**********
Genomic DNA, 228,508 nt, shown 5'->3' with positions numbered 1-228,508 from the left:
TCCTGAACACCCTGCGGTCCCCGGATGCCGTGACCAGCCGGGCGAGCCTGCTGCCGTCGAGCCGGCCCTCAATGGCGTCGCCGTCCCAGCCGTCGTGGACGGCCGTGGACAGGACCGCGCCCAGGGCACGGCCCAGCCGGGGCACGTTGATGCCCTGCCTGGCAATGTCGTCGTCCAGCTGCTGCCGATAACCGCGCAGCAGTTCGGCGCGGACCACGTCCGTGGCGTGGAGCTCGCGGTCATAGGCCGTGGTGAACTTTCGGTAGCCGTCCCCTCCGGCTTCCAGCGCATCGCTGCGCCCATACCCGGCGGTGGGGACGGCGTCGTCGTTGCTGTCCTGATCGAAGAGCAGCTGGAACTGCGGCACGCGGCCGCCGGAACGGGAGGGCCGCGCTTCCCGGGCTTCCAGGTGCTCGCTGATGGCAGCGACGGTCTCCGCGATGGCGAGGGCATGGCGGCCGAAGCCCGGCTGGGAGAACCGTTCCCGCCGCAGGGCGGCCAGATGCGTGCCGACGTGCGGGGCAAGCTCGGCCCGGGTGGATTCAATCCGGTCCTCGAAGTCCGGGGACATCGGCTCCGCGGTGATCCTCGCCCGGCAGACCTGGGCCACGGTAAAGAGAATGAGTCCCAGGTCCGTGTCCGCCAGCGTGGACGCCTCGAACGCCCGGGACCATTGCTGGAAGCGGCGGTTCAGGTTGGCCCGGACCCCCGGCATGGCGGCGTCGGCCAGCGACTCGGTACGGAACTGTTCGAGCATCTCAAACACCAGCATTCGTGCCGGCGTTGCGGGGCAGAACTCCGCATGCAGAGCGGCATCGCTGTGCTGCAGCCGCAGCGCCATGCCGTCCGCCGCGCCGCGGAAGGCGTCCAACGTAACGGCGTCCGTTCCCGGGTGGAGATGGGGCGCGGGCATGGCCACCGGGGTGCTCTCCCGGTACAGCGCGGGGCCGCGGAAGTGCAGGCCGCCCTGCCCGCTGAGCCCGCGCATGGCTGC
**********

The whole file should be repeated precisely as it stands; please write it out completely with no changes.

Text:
Genomic DNA, 228,508 nt, shown 5'->3' with positions numbered 1-228,508 from the left:
TCCTGAACACCCTGCGGTCCCCGGATGCCGTGACCAGCCGGGCGAGCCTGCTGCCGTCGAGCCGGCCCTCAATGGCGTCGCCGTCCCAGCCGTCGTGGACGGCCGTGGACAGGACCGCGCCCAGGGCACGGCCCAGCCGGGGCACGTTGATGCCCTGCCTGGCAATGTCGTCGTCCAGCTGCTGCCGATAACCGCGCAGCAGTTCGGCGCGGACCACGTCCGTGGCGTGGAGCTCGCGGTCATAGGCCGTGGTGAACTTTCGGTAGCCGTCCCCTCCGGCTTCCAGCGCATCGCTGCGCCCATACCCGGCGGTGGGGACGGCGTCGTCGTTGCTGTCCTGATCGAAGAGCAGCTGGAACTGCGGCACGCGGCCGCCGGAACGGGAGGGCCGCGCTTCCCGGGCTTCCAGGTGCTCGCTGATGGCAGCGACGGTCTCCGCGATGGCGAGGGCATGGCGGCCGAAGCCCGGCTGGGAGAACCGTTCCCGCCGCAGGGCGGCCAGATGCGTGCCGACGTGCGGGGCAAGCTCGGCCCGGGTGGATTCAATCCGGTCCTCGAAGTCCGGGGACATCGGCTCCGCGGTGATCCTCGCCCGGCAGACCTGGGCCACGGTAAAGAGAATGAGTCCCAGGTCCGTGTCCGCCAGCGTGGACGCCTCGAACGCCCGGGACCATTGCTGGAAGCGGCGGTTCAGGTTGGCCCGGACCCCCGGCATGGCGGCGTCGGCCAGCGACTCGGTACGGAACTGTTCGAGCATCTCAAACACCAGCATTCGTGCCGGCGTTGCGGGGCAGAACTCCGCATGCAGAGCGGCATCGCTGTGCTGCAGCCGCAGCGCCATGCCGTCCGCCGCGCCGCGGAAGGCGTCCAACGTAACGGCGTCCGTTCCCGGGTGGAGATGGGGCGCGGGCATGGCCACCGGGGTGCTCTCCCGGTACAGCGCGGGGCCGCGGAAGTGCAGGCCGCCCTGCCCGCTGAGCCCGCGCATGGCTGC